Yeah, and I think part of it's because the, the really distinctive thing about the way in these, this colonization of consciousness is occurring is it's not being done coercively. It's being done by giving people what they want. It's by giving them greater freedom of choice in terms of what they consume, in terms of visual content, auditory content, music, you know, film, shopping, clothing, you know, recipes from around the world. It's just simply giving people what they want. And so one of the real dilemmas that I think we're being forced to face, the real predicament is what kind of freedom do we want in our intelligent technologies as they're being deployed now, giving us greater freedom. In the true sense of being able to relate more freely with one another? Or is it simply offering as freedom of choice? Freedom of choice among different experiential products? Among different products to buy different things, to have different things, to experience different ideas, to expose ourselves to choice. a world without choice is not a very good world, but just having freedom of choice I don't think is enough. And you know, one of the things that, uh, Eleanor, you mentioned earlier about the importance of the body and feminist thought and this splitting of the masculine intellect and then the body and emotions and the feminization of that. In Buddhism, they insist compassion, the emotional connection with others, feeling with others, And intellect, wisdom are like the two wings of a bird. A bird can't fly with just one. It's like the two wheels of a cart as jury. The great, uh, writer about meditation and, uh, fifth century China said two wheels of a cart. It won't go anywhere unless you have both wheels. So I think that, you know, he's referring to having two different kinds of meditation, calming meditation, where you find yourself present, and then insight meditation where you understand what are the causal presidents that led up to the moment that I'm sitting in right now. That both of those are necessary and I think they are, especially today. Because we're living within a system that's based on the attraction and exploitation of human attention. It's our attention and what's carried along with our attention's like a radio wave. It carries lots of information with it. Anytime you're attending to things digitally, it's carrying lots of information where your eyes are going on the screen, how long you stay there, what websites you're visiting. All of this is being recorded and then used to feed us back what we say we want. And that sounds like a good thing. It's like a wish-fulfilling you know, system. I can get exactly what I want whenever I want it. What's wrong with that? Karmically the problem is to get better at getting what we want we have to get better at wanting that is being in a state of lack, needing something, and to get better at wanting. In that sense, you have to never be satisfied with what you get. It's a loop that plays out by increasing, dissatisfaction, and an increasing sense of, I need more. Nothing that I'm experienced is enough. And so I think the real danger that we find ourselves in is breaking outta that cycle, taking back full responsibility for our own attention, and being able to do that consistently. That's I think, the only real guard against misinformation and disinformation, is being able to stand back and critically say, I'm gonna go look elsewhere. I'm not gonna take what's being given to me and I'm gonna be more critical. I'm gonna look for what are the patterns of values, intentions, and actions that are leading to this pattern of outcomes and opportunities relationally. And what do they mean for others? So I agree with you entirely. We need to bring the, the emotions and the intellect back together. And maybe, I think of reasoning as like the thumb. It's the emotion. It's an emotion, but it keeps looking at all the other emotions, love and sadness and so on. It says, I'm not like you. Because I could touch each of you and you can't touch each other, but it's just another finger. It's distinctive. But reasoning is just another finger. And what we wanna do is use our hands without the other fingers. A thumb and a palm don't do much. We need the whole set.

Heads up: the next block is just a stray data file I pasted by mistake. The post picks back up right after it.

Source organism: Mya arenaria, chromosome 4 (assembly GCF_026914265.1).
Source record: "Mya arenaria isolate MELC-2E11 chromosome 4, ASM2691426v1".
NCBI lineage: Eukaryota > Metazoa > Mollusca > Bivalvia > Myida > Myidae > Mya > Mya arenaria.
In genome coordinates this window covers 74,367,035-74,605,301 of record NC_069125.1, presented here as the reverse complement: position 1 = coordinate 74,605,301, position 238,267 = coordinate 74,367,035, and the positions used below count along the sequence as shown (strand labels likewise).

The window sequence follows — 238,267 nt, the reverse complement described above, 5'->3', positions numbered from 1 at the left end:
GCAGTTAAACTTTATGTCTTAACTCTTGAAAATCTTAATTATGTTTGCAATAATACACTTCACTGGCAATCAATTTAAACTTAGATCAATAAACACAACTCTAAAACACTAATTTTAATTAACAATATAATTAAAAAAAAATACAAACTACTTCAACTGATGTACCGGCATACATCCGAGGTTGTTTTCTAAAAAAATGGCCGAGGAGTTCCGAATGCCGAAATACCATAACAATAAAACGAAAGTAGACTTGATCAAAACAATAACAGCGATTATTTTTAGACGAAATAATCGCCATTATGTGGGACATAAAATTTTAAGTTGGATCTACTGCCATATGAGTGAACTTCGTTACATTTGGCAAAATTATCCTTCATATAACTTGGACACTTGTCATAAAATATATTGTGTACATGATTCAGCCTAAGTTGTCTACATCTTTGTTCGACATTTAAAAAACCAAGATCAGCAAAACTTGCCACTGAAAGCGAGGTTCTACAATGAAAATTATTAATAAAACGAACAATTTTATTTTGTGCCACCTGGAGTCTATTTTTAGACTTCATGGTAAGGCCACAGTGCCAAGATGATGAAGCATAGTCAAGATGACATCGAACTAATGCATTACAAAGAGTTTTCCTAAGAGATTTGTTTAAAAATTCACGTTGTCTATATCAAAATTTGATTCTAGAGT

Eleanor: